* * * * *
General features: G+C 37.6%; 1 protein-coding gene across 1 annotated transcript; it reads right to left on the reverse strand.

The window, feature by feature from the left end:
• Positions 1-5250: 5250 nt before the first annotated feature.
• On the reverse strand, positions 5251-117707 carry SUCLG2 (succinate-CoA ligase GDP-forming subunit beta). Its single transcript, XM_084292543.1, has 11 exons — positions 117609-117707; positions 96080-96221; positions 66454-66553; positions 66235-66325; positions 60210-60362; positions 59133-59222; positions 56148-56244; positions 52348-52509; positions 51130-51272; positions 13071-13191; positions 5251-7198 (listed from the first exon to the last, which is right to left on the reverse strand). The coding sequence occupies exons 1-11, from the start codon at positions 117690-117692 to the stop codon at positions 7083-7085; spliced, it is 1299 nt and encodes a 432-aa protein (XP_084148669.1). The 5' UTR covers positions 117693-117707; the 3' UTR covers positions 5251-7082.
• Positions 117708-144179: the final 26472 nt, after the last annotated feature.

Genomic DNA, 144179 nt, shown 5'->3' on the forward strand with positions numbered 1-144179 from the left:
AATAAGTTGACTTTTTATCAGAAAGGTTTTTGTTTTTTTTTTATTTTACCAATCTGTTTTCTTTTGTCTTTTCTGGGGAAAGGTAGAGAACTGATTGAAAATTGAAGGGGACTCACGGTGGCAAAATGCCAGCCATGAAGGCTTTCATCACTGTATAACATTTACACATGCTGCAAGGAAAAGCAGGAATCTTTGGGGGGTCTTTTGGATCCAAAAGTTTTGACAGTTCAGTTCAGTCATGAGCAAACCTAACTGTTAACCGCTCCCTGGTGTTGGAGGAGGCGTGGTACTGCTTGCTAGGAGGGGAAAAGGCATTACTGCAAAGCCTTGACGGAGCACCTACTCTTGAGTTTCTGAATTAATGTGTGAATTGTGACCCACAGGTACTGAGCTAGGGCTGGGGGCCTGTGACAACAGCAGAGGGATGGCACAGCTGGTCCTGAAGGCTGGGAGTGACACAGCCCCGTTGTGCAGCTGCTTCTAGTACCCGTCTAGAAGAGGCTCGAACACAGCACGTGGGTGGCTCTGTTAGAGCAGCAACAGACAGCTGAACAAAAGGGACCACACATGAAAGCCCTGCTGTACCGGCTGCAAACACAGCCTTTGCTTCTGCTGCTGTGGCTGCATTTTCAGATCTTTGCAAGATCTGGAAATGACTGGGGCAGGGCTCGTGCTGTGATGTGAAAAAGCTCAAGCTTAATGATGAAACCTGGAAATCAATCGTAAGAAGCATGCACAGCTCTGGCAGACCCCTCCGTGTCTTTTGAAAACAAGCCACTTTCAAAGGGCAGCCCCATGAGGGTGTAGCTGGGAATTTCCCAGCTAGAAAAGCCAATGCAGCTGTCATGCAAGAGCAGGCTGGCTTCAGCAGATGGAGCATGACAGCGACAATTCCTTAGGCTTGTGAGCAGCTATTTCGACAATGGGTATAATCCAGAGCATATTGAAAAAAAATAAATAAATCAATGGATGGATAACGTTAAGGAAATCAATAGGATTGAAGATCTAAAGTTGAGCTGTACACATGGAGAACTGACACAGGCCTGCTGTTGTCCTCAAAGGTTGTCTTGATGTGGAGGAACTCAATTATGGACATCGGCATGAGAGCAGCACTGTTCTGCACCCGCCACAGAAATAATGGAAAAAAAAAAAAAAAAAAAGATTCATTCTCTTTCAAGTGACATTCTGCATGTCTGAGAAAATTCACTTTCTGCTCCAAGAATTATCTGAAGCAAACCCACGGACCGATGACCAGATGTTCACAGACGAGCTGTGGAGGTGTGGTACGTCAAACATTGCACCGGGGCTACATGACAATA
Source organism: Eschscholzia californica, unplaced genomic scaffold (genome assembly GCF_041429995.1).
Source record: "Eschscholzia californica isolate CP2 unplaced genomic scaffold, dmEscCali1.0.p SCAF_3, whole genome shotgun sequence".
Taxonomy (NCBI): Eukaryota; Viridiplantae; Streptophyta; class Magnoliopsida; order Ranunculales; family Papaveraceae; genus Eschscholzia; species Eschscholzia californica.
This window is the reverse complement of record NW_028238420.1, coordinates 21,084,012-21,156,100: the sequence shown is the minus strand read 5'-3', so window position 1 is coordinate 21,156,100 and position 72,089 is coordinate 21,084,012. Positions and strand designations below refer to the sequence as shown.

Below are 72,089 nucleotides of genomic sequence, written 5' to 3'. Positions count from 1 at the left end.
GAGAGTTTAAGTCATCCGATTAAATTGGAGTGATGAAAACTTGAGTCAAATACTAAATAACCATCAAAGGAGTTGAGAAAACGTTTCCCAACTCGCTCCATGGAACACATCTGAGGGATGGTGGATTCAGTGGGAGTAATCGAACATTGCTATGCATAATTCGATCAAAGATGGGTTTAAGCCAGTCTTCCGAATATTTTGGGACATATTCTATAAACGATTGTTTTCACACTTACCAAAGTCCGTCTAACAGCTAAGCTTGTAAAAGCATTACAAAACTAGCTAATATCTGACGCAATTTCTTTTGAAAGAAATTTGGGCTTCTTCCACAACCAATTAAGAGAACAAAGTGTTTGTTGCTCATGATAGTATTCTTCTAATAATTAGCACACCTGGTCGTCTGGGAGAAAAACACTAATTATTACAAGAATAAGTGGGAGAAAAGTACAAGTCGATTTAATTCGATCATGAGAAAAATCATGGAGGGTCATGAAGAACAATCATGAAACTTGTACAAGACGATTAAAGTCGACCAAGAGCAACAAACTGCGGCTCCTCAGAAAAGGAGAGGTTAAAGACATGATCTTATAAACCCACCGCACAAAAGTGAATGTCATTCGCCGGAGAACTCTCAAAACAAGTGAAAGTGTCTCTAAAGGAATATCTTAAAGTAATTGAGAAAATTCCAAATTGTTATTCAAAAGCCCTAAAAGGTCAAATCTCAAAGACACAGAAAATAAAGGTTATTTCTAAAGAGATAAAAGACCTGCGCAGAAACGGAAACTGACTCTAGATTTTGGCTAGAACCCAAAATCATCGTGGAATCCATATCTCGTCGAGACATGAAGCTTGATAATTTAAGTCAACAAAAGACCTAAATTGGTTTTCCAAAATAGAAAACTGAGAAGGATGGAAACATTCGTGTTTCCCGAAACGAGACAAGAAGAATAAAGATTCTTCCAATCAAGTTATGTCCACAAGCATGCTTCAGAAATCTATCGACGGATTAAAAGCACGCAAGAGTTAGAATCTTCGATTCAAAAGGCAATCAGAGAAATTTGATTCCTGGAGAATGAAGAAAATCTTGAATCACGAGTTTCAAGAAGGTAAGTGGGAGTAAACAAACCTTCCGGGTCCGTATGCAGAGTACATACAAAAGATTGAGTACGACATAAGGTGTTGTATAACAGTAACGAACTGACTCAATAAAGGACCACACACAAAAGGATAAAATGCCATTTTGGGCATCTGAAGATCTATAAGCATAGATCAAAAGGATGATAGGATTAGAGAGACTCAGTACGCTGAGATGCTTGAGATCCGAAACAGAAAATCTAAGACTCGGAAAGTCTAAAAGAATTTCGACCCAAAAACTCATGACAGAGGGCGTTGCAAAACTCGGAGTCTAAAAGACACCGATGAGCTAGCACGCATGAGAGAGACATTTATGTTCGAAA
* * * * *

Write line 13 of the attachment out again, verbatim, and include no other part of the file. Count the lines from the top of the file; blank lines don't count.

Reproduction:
GAGAGTTTAAGTCATCCGATTAAATTGGAGTGATGAAAACTTGAGTCAAATACTAAATAACCATCAAAGGAGTTGAGAAAACGTTTCCCAACTCGCTCCATGGAACACATCTGAGGGATGGTGGATTCAGTGGGAGTAATCGAACATTGCTATGCATAATTCGATCAAAGATGGGTTTAAGCCAGTCTTCCGAATATTTTGGGACATATTCTATAAACGATTGTTTTCACACTTACCAAAGTCCGTCTAACAGCTAAGCTTGTAAAAGCATTACAAAACTAGCTAATATCTGACGCAATTTCTTTTGAAAGAAATTTGGGCTTCTTCCACAACCAATTAAGAGAACAAAGTGTTTGTTGCTCATGATAGTATTCTTCTAATAATTAGCACACCTGGTCGTCTGGGAGAAAAACACTAATTATTACAAGAATAAGTGGGAGAAAAGTACAAGTCGATTTAATTCGATCATGAGAAAAATCATGGAGGGTCATGAAGAACAATCATGAAACTTGTACAAGACGATTAAAGTCGACCAAGAGCAACAAACTGCGGCTCCTCAGAAAAGGAGAGGTTAAAGACATGATCTTATAAACCCACCGCACAAAAGTGAATGTCATTCGCCGGAGAACTCTCAAAACAAGTGAAAGTGTCTCTAAAGGAATATCTTAAAGTAATTGAGAAAATTCCAAATTGTTATTCAAAAGCCCTAAAAGGTCAAATCTCAAAGACACAGAAAATAAAGGTTATTTCTAAAGAGATAAAAGACCTGCGCAGAAACGGAAACTGACTCTAGATTTTGGCTAGAACCCAAAATCATCGTGGAATCCATATCTCGTCGAGACATGAAGCTTGATAATTTAAGTCAACAAAAGACCTAAATTGGTTTTCCAAAATAGAAAACTGAGAAGGATGGAAACATTCGTGTTTCCCGAAACGAGACAAGAAGAATAAAGATTCTTCCAATCAAGTTATGTCCACAAGCATGCTTCAGAAATCTATCGACGGATTAAAAGCACGCAAGAGTTAGAATCTTCGATTCAAAAGGCAATCAGAGAAATTTGATTCCTGGAGAATGAAGAAAATCTTGAATCACGAGTTTCAAGAAGGTAAGTGGGAGTAAACAAACCTTCCGGGTCCGTATGCAGAGTACATACAAAAGATTGAGTACGACATAAGGTGTTGTATAACAGTAACGAACTGACTCAATAAAGGACCACACACAAAAGGATAAAATGCCATTTTGGGCATCTGAAGATCTATAAGCATAGATCAAAAGGATGATAGGATTAGAGAGACTCAGTACGCTGAGATGCTTGAGATCCGAAACAGAAAATCTAAGACTCGGAAAGTCTAAAAGAATTTCGACCCAAAAACTCATGACAGAGGGCGTTGCAAAACTCGGAGTCTAAAAGACACCGATGAGCTAGCACGCATGAGAGAGACATTTATGTTCGAAA